Beyond this initial auction, there will be auctions for the 3.6GHz to 3.8GHz and 700MHz bands sometime in 2020.
Yes, you’ll need to buy a new phone to make the most of 5G when it arrives. This is because 5G will operate on different frequencies to both 3G and 4G, resulting in the need for a completely different modem chip in your phone.
We’ve just mentioned that your phone will need an all-new modem to access 5G, and 5G itself will utilise all-new technology of its own. This won’t simply be an improvement of existing 4G network equipment - though there will be a transitional overlap with current LTE networks taking some of the strain.
There may not be any one technology that comes to define 5G in the way that LTE has with 4G, but there are a couple of key candidates. For example, 5G will utilise Massive MIMO technology, which means it will broadcast using scores of small antennas rather than one big one.
This will serve to multiply the capacity of a wireless connection without requiring more spectrum, as well as boosting data rate and link reliability. It will also serve 5G’s move to higher frequency bands, which don’t travel as far as the bands that are currently in use, meaning new base stations and antenna technologies will be vital to carry a signal.
Another related technology that 5G will utilise is beamforming, which you can already see being used in high-end Wi-Fi routers. This enables the focused targeting of a network signal rather than simply projecting ‘dumbly’ in a wide, inexact arc (which is what 4G does).
Wherever you are on a 5G network, beamforming will create a strong and direct link to your phone, boosting internet performance and minimising interference even in densely populated areas.
Beyond the obvious technological challenges, there are two main hurdles that 5G players will need to overcome.
Spectrum availability is crucial. Radio frequencies used for 3G and 4G are already overcrowded, so new spectrum will be required, and it will need to be in high frequency bands in order to deliver the envisaged data speeds. Allocation and management of spectrum is down to governments and there has been little harmonisation to date.
This will have to change in order for 5G services to work globally, and the ITU’s WRC has begun the process to identify and harmonise frequencies for 5G. In order to ensure that 5G spectrum does not run out, it may be necessary in the longer term to develop ways of using the spectrum more intelligently, i.e. by only assigning the amount that is needed for each task.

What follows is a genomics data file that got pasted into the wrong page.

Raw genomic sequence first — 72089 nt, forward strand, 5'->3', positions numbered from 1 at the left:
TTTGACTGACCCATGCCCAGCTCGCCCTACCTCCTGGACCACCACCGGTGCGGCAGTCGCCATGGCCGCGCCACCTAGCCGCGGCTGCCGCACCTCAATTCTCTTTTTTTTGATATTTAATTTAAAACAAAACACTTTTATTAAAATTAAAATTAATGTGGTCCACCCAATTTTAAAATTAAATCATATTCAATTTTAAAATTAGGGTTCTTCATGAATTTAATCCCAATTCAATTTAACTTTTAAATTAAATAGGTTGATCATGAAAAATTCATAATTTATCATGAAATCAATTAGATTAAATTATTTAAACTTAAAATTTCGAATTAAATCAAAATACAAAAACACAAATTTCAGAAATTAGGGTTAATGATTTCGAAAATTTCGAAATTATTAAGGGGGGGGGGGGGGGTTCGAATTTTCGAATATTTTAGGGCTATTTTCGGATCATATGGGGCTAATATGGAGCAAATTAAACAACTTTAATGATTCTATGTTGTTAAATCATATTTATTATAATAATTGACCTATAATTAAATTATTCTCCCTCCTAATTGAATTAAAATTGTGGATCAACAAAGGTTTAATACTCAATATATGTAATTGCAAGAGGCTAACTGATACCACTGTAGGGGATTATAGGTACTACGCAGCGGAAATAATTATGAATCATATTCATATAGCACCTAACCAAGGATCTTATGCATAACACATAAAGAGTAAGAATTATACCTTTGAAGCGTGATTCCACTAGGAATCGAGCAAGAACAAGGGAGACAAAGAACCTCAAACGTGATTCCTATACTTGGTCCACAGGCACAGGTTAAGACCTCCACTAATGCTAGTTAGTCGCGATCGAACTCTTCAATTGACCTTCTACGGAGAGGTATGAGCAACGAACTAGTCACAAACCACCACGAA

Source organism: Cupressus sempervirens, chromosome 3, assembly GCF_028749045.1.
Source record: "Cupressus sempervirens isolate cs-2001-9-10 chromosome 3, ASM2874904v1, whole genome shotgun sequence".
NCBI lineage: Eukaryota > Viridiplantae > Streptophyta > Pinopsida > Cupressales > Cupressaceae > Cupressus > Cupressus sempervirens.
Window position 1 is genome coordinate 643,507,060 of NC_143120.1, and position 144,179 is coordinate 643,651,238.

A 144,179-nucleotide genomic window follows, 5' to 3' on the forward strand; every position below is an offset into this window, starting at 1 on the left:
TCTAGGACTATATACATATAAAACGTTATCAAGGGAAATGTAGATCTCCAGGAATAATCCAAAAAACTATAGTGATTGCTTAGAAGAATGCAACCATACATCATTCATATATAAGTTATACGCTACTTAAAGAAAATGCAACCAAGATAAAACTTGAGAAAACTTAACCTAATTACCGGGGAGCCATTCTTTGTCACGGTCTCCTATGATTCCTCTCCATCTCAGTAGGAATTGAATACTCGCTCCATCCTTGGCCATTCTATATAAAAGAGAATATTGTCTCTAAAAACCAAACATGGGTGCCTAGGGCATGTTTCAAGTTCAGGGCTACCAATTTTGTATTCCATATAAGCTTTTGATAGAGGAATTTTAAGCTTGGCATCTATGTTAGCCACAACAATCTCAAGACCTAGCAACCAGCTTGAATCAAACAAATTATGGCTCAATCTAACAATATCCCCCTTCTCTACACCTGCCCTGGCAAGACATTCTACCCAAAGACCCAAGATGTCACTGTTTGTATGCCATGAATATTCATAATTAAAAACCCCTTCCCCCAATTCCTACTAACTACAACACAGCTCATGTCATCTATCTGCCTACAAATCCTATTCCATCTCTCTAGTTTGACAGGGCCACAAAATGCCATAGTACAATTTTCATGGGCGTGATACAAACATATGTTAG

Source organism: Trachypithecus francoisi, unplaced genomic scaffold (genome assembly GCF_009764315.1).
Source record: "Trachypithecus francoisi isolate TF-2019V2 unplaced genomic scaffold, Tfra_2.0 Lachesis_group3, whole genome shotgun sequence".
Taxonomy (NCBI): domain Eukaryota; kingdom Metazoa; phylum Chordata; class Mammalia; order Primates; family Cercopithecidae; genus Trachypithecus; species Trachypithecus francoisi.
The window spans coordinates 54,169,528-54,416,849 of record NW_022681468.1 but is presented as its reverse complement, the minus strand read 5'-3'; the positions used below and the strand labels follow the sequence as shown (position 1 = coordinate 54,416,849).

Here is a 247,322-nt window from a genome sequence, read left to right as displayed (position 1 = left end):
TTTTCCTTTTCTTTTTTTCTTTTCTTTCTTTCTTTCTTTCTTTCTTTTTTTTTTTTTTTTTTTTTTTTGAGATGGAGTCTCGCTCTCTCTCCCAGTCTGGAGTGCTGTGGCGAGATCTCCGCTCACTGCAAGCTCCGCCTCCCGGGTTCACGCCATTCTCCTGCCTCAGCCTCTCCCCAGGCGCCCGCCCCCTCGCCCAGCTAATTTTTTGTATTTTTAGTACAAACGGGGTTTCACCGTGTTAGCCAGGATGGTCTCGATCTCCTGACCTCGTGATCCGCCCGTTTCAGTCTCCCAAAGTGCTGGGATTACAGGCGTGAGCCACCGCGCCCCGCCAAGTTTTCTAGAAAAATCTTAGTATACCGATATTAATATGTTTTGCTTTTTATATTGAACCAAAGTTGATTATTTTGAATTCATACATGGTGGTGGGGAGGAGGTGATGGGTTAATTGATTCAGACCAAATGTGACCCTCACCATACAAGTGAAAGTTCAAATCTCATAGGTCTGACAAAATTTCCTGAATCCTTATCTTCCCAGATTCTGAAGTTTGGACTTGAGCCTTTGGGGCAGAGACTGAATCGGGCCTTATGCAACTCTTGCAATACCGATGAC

Cost is a big consideration. Until the technology is developed, no-one knows how much it will cost. But if the full benefits of 5G are to be realised, the price of 5G capable handsets and 5G services must not be prohibitive. Just because I can download more data, faster, does not mean that I will be prepared to pay a huge bill every month.
According to the 5GIC, “In developing the 5G network there will be a pressing need to reduce end user costs: given that data requirements may grow up to a hundred-fold, monthly bills cannot increase by the same amount if emerging technologies are to be accessible for mainstream use.”
Every operator and equipment vendor in the world wants to be at the forefront of 5G development. Industry associations all want to have their say, and national governments as well as the European Commission (EC) are attempting to drive the 5G agenda. Europe has lagged in rollout of 4G and seems determined not to miss out on 5G.
The road to 5G began in earnest in 2012, although China’s Huawei and ZTE both (separately) began working on the technology in 2009. Here’s a short roundup of who’s been doing what and when.
2012: The ITU Radiocommunication Sector (ITU-R) launched the IMT-2020 roadmap for research into 5G. The EC co-funded the METIS consortium of vendors, operators, academia and the automotive industry.
2013: The NGMN Alliance began identifying the requirements for 5G standards. The governments of China, Japan and South Korea began working – independently – on defining 5G requirements. Japan set a target of commercial 5G availability in time for the 2020 Olympic Games in Tokyo, while the Korean Ministry of Education, Science and Technology announced $1.6b in funding to drive commercialisation of 5G by 2020 with data transfer speeds 1,000 times faster than those then available.
The EC announced the 5G Infrastructure Public Private Partnership (5GPPP) joint research and innovation project with funding to the tune of €4.2b, of which the EC would contribute €700m. On the vendor front, Ericsson, Huawei, Nokia Siemens Networks and Samsung all began working on 5G.